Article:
Friday, 12 August 2011

The "Blackberry Riots"

After a week of rioting across the UK (Images of Riots 1,Images of Riots 2) the attention has now turned to the technology that has been both by the rioters themselves and by the good people who have helped to clean up the streets following the nights of devastation. The significance of technology in promoting the riots is highlighted by the fact that many people are referring to riots as the "Blackberry Riots".

It appears that many rioters were using social networking tools to promote the disturbances. The use of Twitter, Facebook and BlackBerry Messenger have all been cited as mechanisms that have initially aided the rioting on the streets but also promote the riots, which initially started in London, to other areas of the country. Interestingly a large amount of focus has been attributed to the use of the BlackBerry Messenger service which is a closed network. Being a closed network made it very difficult for police to gain access to the messages being sent which could have been useful in combating the violence, destruction and looting. British Prime Minister, David Cameron, has called for a clampdown on social media including the idea of suspending services such as Twitter and BlackBerry Messenger during times of unrest. I'm personally not convinced this is the best way to go, simply banning these tools will not stop people communicating via other means.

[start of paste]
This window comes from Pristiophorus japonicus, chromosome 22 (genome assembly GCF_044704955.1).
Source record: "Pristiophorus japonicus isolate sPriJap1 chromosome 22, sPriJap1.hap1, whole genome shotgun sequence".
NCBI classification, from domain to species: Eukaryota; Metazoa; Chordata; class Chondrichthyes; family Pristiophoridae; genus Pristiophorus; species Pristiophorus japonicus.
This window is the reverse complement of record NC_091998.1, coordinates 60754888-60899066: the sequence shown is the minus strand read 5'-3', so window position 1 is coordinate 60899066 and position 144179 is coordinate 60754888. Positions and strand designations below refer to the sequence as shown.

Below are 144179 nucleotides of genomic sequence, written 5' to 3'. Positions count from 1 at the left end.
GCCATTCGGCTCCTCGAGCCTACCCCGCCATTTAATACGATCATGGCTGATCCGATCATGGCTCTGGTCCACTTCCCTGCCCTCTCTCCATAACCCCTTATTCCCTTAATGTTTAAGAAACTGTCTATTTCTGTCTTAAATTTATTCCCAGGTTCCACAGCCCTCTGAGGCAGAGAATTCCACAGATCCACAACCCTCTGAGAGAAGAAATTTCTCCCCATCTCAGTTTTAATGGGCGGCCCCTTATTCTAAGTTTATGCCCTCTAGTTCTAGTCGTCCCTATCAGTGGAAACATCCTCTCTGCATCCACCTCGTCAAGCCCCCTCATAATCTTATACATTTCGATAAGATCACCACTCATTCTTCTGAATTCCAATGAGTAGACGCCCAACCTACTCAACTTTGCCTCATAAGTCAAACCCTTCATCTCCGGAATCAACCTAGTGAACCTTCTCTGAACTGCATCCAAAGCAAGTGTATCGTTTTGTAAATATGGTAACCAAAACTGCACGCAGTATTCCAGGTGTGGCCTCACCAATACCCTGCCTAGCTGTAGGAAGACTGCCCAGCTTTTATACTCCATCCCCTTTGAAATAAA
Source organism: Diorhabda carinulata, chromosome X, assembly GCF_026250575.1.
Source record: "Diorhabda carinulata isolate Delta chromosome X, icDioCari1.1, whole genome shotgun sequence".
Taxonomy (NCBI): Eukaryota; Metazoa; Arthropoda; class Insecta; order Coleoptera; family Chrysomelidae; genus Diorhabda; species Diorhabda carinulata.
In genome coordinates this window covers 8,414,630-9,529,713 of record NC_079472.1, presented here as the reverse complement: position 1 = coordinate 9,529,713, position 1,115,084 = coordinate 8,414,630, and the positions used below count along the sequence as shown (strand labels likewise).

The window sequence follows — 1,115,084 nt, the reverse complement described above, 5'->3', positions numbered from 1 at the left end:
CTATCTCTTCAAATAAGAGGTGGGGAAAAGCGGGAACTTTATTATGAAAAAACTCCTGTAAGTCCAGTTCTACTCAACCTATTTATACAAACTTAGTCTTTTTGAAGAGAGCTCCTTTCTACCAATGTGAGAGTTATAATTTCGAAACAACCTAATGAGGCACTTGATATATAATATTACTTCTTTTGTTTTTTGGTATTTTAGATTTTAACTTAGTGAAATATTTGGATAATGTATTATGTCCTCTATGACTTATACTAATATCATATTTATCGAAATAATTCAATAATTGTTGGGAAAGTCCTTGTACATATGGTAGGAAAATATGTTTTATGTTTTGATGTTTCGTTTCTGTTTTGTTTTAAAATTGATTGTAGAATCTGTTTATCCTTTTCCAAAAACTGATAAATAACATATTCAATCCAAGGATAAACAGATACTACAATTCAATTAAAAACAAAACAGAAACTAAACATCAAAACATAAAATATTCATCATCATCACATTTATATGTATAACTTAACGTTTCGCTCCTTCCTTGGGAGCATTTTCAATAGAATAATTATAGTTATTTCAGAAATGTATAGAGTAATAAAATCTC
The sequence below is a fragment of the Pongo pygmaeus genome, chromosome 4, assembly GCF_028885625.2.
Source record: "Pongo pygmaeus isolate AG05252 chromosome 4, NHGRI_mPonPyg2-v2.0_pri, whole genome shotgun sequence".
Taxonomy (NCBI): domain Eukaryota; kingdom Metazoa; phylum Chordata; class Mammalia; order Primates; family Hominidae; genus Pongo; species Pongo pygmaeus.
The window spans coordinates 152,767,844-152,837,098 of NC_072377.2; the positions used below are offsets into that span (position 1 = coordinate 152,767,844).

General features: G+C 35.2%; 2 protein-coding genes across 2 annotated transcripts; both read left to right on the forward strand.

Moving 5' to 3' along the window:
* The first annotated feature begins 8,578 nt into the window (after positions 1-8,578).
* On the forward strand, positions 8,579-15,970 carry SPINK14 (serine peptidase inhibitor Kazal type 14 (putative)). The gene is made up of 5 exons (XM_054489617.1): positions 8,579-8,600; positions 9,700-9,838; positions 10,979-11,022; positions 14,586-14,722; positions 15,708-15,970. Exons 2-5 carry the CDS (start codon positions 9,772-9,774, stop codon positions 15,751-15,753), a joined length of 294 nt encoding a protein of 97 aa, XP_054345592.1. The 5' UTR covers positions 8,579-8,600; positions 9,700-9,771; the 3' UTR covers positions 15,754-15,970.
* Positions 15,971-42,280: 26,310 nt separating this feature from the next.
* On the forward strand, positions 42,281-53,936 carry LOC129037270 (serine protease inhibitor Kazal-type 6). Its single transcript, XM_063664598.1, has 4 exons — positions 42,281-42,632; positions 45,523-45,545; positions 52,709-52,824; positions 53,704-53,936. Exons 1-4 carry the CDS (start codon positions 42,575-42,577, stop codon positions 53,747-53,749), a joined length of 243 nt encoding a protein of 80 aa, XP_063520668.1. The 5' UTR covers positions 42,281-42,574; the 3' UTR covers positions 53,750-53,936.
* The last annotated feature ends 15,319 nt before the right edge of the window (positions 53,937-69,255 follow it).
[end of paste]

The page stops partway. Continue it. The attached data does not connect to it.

However, social media isn't always used for wrongdoings. Following a night of rioting a Twitter account was setup (@Riotcleanup) which at last count had over 85,000 followers. This bought communities together by getting people to pickup their brooms and help clean the devastation caused the night before. The use of social media in this way has bought communities together with a common cause of not letting the rioters win.

The rioting has also inadvertently allowed the Government to test out their newly launched e-petitions website when a petition was setup asking for convicted London rioters to lose all of their benefits. In order for a petition to be debated in the House of Commons it needs over 100,000 signatures. Today the petition has over 140,000.

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